The judges' devotion to the government is indisputable. The court's constitutional chamber declared null and void eight National Assembly laws between January and October 2016, after just one such ruling in the previous 200 years, legal experts say.
In issuing its sanctions ruling, the U.S. Treasury Department cited several court rulings since the opposition gained control of congress. One was the approval of Maduro's budget and his appointment of two government sympathizers to the National Electoral Council, decisions that are supposed to require National Assembly approval. Another was a ruling a year ago declaring null all acts of the National Assembly issued while it remains in contempt of an earlier ruling requiring the congress to unseat three elected lawmakers over still-unproven allegations of voting fraud.
Moreno, while not directly involved in those decisions, has defended them and from the bench also upheld a nearly 14-year sentence against opposition leader Leopoldo Lopez a day after Trump called for his release at a White House meeting with his wife.
There was no immediate reaction from the Maduro government, but in the past it has disputed that the country's justice system is politicized. Maduro has said he had no prior knowledge of the Supreme Court ruling against congress in March, pointing to the objections raised by Venezuela's chief prosecutor as proof the country's institutions operate independently.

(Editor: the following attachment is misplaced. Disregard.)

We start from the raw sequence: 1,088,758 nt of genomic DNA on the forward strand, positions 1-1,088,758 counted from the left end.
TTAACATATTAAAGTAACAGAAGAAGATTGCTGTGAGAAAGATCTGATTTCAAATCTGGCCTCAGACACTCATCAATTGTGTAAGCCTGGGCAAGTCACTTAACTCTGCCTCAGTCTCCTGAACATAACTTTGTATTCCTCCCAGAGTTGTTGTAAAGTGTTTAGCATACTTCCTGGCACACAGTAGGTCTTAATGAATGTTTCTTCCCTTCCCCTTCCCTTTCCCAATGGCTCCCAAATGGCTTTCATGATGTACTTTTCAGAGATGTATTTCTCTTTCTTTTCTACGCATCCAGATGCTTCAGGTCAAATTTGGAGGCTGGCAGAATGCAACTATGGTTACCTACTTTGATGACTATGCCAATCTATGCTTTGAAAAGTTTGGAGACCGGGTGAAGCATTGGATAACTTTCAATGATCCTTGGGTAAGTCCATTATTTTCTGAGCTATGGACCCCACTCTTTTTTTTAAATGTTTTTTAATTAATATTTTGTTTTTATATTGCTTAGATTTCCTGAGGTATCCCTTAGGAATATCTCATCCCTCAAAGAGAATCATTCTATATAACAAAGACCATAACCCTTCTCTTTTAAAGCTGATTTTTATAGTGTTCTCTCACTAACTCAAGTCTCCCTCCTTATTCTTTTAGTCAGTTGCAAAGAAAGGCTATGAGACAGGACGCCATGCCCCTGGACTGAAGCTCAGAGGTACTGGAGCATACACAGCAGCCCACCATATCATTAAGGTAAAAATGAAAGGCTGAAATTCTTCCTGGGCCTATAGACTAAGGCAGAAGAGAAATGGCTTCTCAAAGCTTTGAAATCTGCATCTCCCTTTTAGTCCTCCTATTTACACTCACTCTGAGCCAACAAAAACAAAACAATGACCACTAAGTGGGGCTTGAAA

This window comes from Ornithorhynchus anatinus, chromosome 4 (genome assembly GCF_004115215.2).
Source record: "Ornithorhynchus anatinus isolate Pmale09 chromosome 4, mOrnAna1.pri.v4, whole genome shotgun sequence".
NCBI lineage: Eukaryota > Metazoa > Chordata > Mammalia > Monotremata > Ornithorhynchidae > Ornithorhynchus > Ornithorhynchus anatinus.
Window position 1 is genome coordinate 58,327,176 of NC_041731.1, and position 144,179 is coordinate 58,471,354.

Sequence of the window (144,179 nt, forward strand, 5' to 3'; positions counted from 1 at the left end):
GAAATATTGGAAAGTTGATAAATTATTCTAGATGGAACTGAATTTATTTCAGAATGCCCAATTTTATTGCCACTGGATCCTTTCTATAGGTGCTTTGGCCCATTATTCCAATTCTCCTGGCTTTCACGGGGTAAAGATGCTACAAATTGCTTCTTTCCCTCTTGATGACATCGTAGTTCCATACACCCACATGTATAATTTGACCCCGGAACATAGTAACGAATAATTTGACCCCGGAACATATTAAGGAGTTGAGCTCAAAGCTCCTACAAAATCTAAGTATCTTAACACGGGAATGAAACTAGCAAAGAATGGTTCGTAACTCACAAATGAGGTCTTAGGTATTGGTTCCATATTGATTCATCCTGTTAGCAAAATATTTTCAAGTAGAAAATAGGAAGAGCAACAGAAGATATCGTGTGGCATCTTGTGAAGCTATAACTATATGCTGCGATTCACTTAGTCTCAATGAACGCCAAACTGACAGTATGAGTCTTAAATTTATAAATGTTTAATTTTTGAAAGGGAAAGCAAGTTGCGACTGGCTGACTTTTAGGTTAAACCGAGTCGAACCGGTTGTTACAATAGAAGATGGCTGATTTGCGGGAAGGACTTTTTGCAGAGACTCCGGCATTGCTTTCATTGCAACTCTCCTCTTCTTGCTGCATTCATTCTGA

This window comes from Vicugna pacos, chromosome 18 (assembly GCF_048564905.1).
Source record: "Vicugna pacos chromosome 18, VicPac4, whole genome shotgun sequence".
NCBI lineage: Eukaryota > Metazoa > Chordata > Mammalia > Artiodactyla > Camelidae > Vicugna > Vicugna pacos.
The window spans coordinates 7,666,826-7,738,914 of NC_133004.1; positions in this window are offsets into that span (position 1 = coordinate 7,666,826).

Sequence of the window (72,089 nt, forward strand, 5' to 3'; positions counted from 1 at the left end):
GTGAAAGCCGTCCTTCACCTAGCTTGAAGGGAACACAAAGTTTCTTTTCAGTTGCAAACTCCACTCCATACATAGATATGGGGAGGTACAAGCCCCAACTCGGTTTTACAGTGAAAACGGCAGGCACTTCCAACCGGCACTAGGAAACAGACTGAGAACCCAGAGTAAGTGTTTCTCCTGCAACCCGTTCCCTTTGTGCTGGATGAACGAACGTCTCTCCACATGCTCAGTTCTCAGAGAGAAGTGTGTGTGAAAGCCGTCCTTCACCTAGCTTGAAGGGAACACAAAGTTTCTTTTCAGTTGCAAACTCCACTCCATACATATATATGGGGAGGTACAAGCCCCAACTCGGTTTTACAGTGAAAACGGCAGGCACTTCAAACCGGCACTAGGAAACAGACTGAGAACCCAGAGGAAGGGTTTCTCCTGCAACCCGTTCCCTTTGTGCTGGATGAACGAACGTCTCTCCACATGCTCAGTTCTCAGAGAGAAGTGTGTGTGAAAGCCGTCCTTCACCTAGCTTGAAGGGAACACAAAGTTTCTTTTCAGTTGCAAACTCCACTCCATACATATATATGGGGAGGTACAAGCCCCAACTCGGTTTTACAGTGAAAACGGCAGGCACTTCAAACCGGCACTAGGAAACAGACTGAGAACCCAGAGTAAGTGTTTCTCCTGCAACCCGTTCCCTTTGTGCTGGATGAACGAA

The new sanctions come as Maduro is facing increasing pressure at home and abroad to hold elections. On Thursday, several thousand demonstrators once again collapsed Caracas and other cities in protests that ended in clashes with security forces firing tear gas and rubber bullets. More than 2,000 people have been detained and hundreds injured during almost daily protests.
In the western city of Maracaibo, a 25-year-old was killed when he was crushed by a truck during a protest, the chief prosecutor's office said. Local media said he was a medical student belonging to the so-called "Green Cross," a group of volunteer first-responders that is a fixture at opposition marches
On Wednesday, the U.N. Security Council discussed the crisis in Venezuela for the first time at the request of the United States. The foreign ministers of Latin America are also gathering in two weeks in Washington for a special meeting on the South American nation's troubles.
Maduro has vowed to resolve his nation's crisis by convoking a special assembly to rewrite Venezuela's constitution. The opposition rejects that plan as another attempt by the president to tighten his grip on power, and opposition leaders are calling on Venezuelans to continue to take to the streets in protest.
"We've made it clear to Maduro and his thugs that their actions are not going to go unpunished," Republican Sen. Marco Rubio of Florida, the main congressional backer of Trump's hardened stance toward Maduro, said of the sanctions. "This announcement should be encouraging to the people of Venezuela that they are not alone."